Jews Puzzled: Trump Says Some “Anti-Semitic Attacks” May Be False Flags
False flags, that is, designed to make his administration or supporters “look bad.” Nevertheless, Trump continues to pander to Jews, condemning “hate and evil in all its forms” in the context of some claimed attacks on Jews.
ASKED BY A GROUP of state attorneys general on Tuesday, President Donald Trump suggested that in the recent wave of anti-Semitic threats and attacks, “sometimes it’s the reverse,” Pennsylvania Attorney General Josh Shapiro told Buzzfeed News.
“He just said, ‘Sometimes it’s the reverse, to make people — or to make others — look bad,’ and he used the word ‘reverse’ I would say two to three times in his comments,” Shapiro said, noting that Trump had called these acts “reprehensible.”
“I really don’t know what he means, or why he said that,” Shapiro said, adding, “It didn’t make a whole lot of sense to me.”
Anti-Defamation League CEO Jonathan Greenblatt issued a statement saying, “We are astonished by what the President reportedly said. It is incumbent upon the White House to immediately clarify these remarks. In light of the ongoing attacks on the Jewish community, it is also incumbent upon the President to lay out in his speech tonight his plans for what the federal government will do to address this rash of anti-Semitic incidents.”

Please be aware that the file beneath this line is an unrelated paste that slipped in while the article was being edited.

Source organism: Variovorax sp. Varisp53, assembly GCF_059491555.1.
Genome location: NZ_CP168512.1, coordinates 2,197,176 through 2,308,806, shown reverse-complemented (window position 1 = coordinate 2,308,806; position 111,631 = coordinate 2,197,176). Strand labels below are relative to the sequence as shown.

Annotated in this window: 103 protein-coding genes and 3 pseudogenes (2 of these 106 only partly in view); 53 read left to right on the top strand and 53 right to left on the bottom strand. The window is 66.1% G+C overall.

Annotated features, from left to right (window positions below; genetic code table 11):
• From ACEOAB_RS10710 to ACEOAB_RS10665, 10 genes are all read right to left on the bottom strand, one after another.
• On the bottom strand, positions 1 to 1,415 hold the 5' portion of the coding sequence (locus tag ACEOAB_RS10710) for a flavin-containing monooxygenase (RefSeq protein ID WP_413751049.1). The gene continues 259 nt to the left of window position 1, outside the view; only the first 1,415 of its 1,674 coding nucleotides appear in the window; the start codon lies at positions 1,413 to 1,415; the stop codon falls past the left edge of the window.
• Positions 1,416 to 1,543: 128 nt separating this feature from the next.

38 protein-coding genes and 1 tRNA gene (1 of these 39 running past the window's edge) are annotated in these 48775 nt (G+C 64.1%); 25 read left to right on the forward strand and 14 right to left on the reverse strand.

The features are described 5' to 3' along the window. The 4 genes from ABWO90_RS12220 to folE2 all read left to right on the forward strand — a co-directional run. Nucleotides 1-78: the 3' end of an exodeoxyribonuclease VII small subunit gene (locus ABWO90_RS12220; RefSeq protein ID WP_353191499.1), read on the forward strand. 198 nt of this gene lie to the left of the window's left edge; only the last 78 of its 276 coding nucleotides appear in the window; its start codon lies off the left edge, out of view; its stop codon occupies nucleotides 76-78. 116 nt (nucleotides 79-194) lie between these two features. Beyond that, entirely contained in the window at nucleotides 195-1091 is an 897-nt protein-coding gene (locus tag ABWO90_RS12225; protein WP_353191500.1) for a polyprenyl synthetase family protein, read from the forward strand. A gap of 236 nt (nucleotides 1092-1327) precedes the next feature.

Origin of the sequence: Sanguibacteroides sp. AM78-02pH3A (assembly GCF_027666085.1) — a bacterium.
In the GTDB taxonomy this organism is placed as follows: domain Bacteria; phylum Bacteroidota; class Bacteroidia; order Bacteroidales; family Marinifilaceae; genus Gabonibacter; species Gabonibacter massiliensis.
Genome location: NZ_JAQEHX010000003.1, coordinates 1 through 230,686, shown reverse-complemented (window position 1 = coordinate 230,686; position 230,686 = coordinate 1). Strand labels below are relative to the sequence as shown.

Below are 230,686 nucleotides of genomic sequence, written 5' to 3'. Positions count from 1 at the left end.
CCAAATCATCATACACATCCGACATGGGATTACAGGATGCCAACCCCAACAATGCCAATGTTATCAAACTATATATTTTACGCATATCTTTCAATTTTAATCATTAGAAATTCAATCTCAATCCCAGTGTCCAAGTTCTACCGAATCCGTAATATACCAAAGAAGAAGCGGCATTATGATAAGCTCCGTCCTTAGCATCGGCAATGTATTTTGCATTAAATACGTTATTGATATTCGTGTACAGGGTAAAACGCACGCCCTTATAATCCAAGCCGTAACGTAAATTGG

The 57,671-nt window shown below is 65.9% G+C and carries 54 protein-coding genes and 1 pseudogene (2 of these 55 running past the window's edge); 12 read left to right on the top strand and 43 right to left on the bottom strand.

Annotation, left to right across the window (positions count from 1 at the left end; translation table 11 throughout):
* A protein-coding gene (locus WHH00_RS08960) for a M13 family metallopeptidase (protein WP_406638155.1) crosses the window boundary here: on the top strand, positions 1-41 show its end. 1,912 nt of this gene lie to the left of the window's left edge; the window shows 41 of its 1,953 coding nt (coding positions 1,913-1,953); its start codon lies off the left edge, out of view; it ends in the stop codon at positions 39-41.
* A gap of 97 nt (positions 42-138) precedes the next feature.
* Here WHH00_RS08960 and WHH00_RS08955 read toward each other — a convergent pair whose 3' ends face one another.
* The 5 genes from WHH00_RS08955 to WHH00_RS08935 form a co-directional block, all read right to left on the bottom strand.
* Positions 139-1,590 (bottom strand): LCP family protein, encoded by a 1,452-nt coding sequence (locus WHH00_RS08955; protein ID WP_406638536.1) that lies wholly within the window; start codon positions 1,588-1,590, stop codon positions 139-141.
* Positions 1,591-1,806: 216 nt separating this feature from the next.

Senate Minority Leader Sen. Chuck Schumer (D-NY), said in response: “That is an absurd and obscene statement.”
A White House spokesperson responded to a NY Daily News email inquiry saying, “This is not what he said or meant. He […] was referring to protesters.”
The faux pas with the attorneys general might explain why the president chose to open his address to the joint houses of Congress with the statement: “Recent threats targeting Jewish community centers and vandalism of Jewish cemeteries, as well as last week’s shooting in Kansas City, remind us that while we may be a nation divided on policies, we are a country that stands united in condemning hate and evil in all its forms,” Trump said at the beginning of his address.
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Source: Jewish Press
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